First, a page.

Everything happens in 3’s – A trilogy of Preclinical Radiotherapy Research from Belfast
Recently, the Radiobiology Research Group from the Centre for Cancer Research and Cell Biology at Queen’s University Belfast published a series of articles using SARRP to explore different translationally focused experimental approaches. The group, led by Prof Kevin Prise and Dr Karl Butterworth, have published three back to back papers within three months which reflect the interests of the research program in nanoparticle theranostics, bystander signaling and novel combination therapy.
In the first paper (Butterworth et al, Nanomedicine, 2016) evaluated DTDTPA conjugated GNPs in a human prostate xenograft model to demonstrate enhancement of CBCT and tumor growth delay. They concluded that when used in an appropriate clinical context, GNPs hold significant potential as theranostic agents for radiotherapy. Furthermore, surface conjugation with DTDTPA provided protection against agglomeration and protein absorption, whilst yielding potent radiosensitizaton. The article can be found at: https://www.ncbi.nlm.nih.gov/pubmed/27463088.
Providing mechanistic insight in underlying radiobiological response mechanisms is part of the overall goal of translational radiobiology research. Spatially fractionated radiation therapy (SFRT) using grid geometries is clinical technique in which radiotherapy is delivered through small openings to provide effective tumor control whilst sparing normal tissue. The second paper (Butterworth et al, Br J Radiol. 2016) positioned SARRP at the center of a modelling study to determine potential impacts of bystander signaling for different spatially fractionated dose distributions. Historically, it has been understood that homogenous dose distribution to the tumor target is the optimum form of treatment, however, in this study highly heterogenous dose distributions caused greater cell kill. Overall, the authors demonstrated the impact of radiation induced signaling on tumor cell response for SFRT and identified key experiments parameters to validate the propose model. The article can be found at: https://www.ncbi.nlm.nih.gov/pubmed/27557131.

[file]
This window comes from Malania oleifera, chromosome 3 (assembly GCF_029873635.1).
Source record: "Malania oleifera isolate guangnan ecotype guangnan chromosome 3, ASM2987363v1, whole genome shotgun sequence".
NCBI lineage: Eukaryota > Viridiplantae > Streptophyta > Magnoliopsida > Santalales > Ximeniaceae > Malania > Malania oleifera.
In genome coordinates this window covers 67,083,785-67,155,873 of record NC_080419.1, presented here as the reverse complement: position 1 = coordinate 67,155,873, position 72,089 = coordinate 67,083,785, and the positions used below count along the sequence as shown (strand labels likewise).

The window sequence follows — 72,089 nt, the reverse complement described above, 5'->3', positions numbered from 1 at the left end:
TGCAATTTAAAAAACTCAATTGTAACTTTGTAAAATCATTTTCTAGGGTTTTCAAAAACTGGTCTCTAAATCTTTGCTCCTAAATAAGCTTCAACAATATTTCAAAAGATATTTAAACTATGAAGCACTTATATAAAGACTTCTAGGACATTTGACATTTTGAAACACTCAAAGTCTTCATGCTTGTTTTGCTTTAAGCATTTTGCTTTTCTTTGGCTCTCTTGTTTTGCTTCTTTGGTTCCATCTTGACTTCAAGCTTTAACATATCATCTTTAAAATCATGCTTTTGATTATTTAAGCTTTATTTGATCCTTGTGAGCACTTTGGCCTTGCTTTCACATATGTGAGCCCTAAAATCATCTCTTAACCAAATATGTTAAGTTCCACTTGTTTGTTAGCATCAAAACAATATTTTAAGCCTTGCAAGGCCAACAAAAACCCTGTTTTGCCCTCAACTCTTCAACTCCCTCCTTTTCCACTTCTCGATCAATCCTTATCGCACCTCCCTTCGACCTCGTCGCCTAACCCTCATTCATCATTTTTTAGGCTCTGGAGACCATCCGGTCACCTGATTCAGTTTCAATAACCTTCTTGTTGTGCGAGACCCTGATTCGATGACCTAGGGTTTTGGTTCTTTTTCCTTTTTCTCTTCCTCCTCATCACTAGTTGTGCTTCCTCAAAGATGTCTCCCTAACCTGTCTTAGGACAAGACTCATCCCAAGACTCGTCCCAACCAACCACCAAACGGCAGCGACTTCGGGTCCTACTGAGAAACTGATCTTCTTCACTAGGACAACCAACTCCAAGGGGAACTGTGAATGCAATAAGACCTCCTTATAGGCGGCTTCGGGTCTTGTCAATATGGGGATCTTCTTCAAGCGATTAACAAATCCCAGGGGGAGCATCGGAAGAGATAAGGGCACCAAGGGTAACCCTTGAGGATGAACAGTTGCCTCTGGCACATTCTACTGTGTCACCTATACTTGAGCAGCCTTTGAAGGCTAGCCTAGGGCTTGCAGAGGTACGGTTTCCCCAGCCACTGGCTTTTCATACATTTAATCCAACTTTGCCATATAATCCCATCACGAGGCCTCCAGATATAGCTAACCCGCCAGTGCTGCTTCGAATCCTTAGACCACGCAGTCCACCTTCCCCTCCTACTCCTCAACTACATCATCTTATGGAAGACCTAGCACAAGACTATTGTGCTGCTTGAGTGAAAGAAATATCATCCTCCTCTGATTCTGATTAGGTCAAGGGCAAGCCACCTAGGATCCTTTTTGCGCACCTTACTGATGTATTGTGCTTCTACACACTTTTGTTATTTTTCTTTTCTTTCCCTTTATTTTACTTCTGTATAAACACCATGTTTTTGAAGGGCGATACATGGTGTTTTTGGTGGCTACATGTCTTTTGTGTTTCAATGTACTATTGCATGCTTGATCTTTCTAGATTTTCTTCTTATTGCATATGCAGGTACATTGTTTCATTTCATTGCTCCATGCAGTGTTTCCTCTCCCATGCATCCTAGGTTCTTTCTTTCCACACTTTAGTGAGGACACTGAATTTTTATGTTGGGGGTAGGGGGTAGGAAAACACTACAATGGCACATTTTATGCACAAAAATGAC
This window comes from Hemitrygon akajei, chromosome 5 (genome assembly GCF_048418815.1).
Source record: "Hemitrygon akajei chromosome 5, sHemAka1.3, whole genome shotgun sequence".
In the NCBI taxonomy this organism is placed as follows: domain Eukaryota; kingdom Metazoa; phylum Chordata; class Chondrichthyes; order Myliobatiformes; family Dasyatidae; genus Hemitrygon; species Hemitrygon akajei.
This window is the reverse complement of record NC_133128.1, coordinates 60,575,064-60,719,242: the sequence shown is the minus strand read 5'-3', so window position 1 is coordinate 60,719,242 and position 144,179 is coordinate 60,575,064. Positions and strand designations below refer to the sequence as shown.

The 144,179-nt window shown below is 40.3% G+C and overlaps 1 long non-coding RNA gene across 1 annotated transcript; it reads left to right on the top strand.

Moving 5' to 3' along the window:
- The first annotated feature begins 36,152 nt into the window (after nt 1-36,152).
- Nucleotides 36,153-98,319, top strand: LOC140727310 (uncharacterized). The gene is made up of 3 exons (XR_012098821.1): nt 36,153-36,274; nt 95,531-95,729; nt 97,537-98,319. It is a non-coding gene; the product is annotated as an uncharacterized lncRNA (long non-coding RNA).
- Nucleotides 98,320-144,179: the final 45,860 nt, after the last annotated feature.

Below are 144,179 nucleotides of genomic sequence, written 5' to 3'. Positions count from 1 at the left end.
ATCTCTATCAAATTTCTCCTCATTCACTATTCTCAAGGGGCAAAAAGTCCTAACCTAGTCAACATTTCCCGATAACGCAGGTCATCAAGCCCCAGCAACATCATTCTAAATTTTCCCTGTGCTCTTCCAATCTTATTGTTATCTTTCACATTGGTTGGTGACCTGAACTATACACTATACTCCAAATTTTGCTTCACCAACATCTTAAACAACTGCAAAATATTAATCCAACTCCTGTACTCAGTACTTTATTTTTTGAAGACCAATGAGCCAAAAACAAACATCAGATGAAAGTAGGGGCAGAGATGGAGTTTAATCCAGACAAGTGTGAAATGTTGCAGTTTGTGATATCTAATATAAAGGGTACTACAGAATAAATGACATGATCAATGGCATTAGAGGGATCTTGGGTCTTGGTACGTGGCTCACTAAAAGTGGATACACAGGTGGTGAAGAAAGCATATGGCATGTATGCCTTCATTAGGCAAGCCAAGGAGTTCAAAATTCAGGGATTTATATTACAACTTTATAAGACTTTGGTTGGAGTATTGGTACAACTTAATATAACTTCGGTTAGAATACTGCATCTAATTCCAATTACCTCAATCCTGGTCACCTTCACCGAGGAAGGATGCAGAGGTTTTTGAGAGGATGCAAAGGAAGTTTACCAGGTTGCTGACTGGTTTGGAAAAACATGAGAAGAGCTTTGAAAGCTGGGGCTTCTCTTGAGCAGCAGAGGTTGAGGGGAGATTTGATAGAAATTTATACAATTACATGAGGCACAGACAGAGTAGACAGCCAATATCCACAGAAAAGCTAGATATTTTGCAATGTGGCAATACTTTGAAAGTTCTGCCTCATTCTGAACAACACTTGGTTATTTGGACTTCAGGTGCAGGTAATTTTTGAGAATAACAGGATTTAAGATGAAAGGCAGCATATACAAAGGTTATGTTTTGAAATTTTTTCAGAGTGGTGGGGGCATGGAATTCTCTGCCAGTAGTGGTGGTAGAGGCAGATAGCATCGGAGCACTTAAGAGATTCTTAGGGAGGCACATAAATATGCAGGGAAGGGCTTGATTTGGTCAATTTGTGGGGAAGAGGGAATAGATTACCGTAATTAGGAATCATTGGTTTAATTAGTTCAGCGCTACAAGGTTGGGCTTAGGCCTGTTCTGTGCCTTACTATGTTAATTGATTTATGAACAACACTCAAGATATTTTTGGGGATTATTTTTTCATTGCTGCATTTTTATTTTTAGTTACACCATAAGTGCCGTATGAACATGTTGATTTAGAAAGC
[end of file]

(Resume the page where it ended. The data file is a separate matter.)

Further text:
In the last installment of the trilogy from Queen’s (McLaughlin et al, Mol Cancer Ther. 2016), the group evaluated a novel target for combined therapy in non-small cell lung cancer (NSCLC), the endogenous capase-8 inhibitor, FLIP. Data showed significant enhancement of cell death after ionizing radiation when FLIP protein levels were downregulated via RNAi. Furthermore, HDAC inhibitors were found to sensitized NSCLC cells to radiation dependent on their ability to suppress FLIP and promote activation of capase-8. These data were confirmed in vivo where Entinostat, a well-known HDAC inhibitor, enhanced antitumor activity. Overall, the authors concluded that FLIP downregulation induced by HDAC inhibitors is a potential clinical strategy in radiotherapy for NSCLC. The article can be found at: https://www.ncbi.nlm.nih.gov/pubmed/27474150.
In conclusion, these articles exemplify SARRP applications in a translational research setting. The data from the studies focusing on addressing challenges in radiation oncology that ultimately have potential to improve patient outcomes. As a research community, it’s important to consider clinical issues and optimize experimental radiobiology approaches in this context. For more information on these studies or enquiries about the SARRP radiobiology program at Queen’s University Belfast, please contact either Dr. Karl Butterworth or Prof. Kevin Prise.Contact us